Official results in Mali's presidential election on Sunday give victory to the incumbent, Amadou Toumani Touré.  Losers in the poll have alleged wrongdoing, but observers said the poll was well conducted.  Naomi Schwarz has this report from VOA's West Africa bureau in Dakar.

The final results show President Amadou Toumani Touré (commonly called by his initials ATT) has been elected to a second term in Mali with nearly 70 percent of the votes.  He had claimed victory Monday, based on partial results.

Kissy Agyeman of the British-based research group Global Insight says Mr. Touré's victory was expected.

"I think ATT's win has come with little surprise," she said.  "It really has been touted as a forgone conclusion because he is someone who is quite genuinely liked on the ground in Mali.  I think people are quite nostalgic as to the improvements ATT has brought.  He [brought] multi-party politics to the country in 1991."

Mr. Touré led a coup in 1991 to overthrow a military dictatorship.  He handed power to the democratically elected president the following year, and only returned to power after being elected in 2002.

Agyeman says the only surprise this election is the president's large margin of victory.  While many analysts predicted Mr. Touré would be the eventual winner, they believed the election would have to go to a second round.  Mali's laws require a second round if no candidate wins an absolute majority of the vote.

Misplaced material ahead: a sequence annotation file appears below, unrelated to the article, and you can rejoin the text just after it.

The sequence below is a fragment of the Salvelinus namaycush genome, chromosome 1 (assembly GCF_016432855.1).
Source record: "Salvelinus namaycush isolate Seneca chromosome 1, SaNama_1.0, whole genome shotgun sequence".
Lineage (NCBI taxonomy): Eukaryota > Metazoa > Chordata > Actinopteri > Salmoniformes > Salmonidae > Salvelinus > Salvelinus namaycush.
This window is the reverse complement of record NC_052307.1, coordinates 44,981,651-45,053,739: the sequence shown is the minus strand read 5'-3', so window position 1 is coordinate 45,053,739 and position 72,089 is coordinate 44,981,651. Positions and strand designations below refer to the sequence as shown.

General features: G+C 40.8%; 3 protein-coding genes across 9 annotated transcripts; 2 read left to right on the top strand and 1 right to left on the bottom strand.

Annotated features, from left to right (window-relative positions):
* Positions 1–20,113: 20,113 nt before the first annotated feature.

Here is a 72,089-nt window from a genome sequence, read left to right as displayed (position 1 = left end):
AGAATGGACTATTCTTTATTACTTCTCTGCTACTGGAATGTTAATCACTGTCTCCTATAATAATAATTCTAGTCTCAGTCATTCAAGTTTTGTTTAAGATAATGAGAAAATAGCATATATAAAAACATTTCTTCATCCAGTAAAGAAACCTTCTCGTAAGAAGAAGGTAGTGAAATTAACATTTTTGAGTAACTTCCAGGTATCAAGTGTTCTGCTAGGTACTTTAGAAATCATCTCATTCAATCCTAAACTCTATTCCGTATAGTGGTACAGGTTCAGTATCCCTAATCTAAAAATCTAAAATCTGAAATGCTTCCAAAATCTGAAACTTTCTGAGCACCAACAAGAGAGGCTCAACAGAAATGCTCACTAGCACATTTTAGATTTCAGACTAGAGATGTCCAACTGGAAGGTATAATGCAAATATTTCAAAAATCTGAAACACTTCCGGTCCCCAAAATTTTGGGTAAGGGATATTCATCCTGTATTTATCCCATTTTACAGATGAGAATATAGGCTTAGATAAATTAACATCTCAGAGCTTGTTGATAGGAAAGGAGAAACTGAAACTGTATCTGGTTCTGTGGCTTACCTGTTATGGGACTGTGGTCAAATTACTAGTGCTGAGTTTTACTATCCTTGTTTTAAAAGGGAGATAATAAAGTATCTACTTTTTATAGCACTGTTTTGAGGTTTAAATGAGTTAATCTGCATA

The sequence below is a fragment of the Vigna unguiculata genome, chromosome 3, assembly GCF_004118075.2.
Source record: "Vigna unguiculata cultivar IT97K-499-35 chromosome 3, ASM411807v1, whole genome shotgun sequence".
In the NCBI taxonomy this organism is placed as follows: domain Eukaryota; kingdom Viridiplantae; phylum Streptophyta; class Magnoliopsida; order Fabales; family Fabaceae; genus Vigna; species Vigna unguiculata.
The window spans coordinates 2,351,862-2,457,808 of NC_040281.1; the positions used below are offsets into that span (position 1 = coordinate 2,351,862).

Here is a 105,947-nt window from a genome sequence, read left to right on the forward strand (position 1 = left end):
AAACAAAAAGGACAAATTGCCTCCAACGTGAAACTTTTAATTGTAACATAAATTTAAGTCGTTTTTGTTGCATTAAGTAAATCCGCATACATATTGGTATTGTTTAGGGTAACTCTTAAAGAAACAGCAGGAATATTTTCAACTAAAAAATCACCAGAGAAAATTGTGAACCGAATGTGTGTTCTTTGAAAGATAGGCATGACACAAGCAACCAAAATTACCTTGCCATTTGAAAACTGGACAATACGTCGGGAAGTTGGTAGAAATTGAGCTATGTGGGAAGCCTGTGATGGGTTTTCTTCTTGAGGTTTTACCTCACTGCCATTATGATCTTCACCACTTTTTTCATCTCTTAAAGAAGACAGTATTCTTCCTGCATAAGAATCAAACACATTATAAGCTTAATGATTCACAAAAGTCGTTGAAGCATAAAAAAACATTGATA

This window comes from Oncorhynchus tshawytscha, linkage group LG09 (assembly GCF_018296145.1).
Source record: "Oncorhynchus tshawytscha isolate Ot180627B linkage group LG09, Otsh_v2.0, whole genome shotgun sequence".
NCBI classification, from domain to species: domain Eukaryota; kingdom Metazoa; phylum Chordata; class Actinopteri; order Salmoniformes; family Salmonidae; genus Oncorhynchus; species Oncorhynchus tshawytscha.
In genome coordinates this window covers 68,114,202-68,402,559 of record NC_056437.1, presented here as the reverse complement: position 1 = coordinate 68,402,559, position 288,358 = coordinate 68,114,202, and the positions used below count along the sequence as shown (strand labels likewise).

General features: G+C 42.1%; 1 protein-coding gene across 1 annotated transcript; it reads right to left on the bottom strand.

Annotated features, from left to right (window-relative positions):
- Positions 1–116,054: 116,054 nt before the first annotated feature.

Now that the official results are in, the next and final step is that they have to be approved by the nation's top court.

Turnout for the election was low, especially in the capital, Bamako.  Only 36 percent of Malians voted.  This is approximately the same percentage as voted in the first round election in 2002.

Some opposition leaders have made charges of ballot tampering and fraud, but international observers deemed the election valid.

Mr. Touré has pledged to continue the policies he began in his first term.

Agyeman says the most important order of business will be working on the economy.

"It is a very narrow economy and it relies very heavily on primary commodities, gold and cotton," she explained.  "So I think ATT should focus on how to diversify Mali's economy and really bring out the country from the economic difficulties that it sees itself in at present."

Mali is the world's third-poorest country, according to the U.N. Human Development index.  The country suffers from chronic water shortages, and most residents live in rural areas without running water or electricity.